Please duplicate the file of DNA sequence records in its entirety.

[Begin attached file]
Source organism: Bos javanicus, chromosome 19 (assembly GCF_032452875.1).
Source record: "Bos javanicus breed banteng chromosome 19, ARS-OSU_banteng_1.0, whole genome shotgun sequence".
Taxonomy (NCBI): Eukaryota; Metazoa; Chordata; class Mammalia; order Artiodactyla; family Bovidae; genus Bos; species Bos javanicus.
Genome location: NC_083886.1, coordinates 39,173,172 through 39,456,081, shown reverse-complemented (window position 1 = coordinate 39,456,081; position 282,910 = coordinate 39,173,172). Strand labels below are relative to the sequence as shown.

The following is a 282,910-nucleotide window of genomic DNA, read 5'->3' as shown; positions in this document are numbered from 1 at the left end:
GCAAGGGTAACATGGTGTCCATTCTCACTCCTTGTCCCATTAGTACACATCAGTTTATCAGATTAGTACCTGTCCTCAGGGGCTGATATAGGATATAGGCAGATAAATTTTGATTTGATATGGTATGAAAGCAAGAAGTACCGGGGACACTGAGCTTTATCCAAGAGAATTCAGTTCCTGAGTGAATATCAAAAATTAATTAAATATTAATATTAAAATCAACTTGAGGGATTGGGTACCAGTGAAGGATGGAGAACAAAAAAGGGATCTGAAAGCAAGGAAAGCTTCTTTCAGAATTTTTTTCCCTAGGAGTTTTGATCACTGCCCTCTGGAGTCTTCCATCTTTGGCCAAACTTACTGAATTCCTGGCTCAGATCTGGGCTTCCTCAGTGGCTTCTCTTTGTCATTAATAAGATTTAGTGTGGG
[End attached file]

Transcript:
Source organism: Bos javanicus, chromosome 19 (assembly GCF_032452875.1).
Source record: "Bos javanicus breed banteng chromosome 19, ARS-OSU_banteng_1.0, whole genome shotgun sequence".
Taxonomy (NCBI): Eukaryota; Metazoa; Chordata; class Mammalia; order Artiodactyla; family Bovidae; genus Bos; species Bos javanicus.
Genome location: NC_083886.1, coordinates 39,173,172 through 39,456,081, shown reverse-complemented (window position 1 = coordinate 39,456,081; position 282,910 = coordinate 39,173,172). Strand labels below are relative to the sequence as shown.

The following is a 282,910-nucleotide window of genomic DNA, read 5'->3' as shown; positions in this document are numbered from 1 at the left end:
GCAAGGGTAACATGGTGTCCATTCTCACTCCTTGTCCCATTAGTACACATCAGTTTATCAGATTAGTACCTGTCCTCAGGGGCTGATATAGGATATAGGCAGATAAATTTTGATTTGATATGGTATGAAAGCAAGAAGTACCGGGGACACTGAGCTTTATCCAAGAGAATTCAGTTCCTGAGTGAATATCAAAAATTAATTAAATATTAATATTAAAATCAACTTGAGGGATTGGGTACCAGTGAAGGATGGAGAACAAAAAAGGGATCTGAAAGCAAGGAAAGCTTCTTTCAGAATTTTTTTCCCTAGGAGTTTTGATCACTGCCCTCTGGAGTCTTCCATCTTTGGCCAAACTTACTGAATTCCTGGCTCAGATCTGGGCTTCCTCAGTGGCTTCTCTTTGTCATTAATAAGATTTAGTGTGGG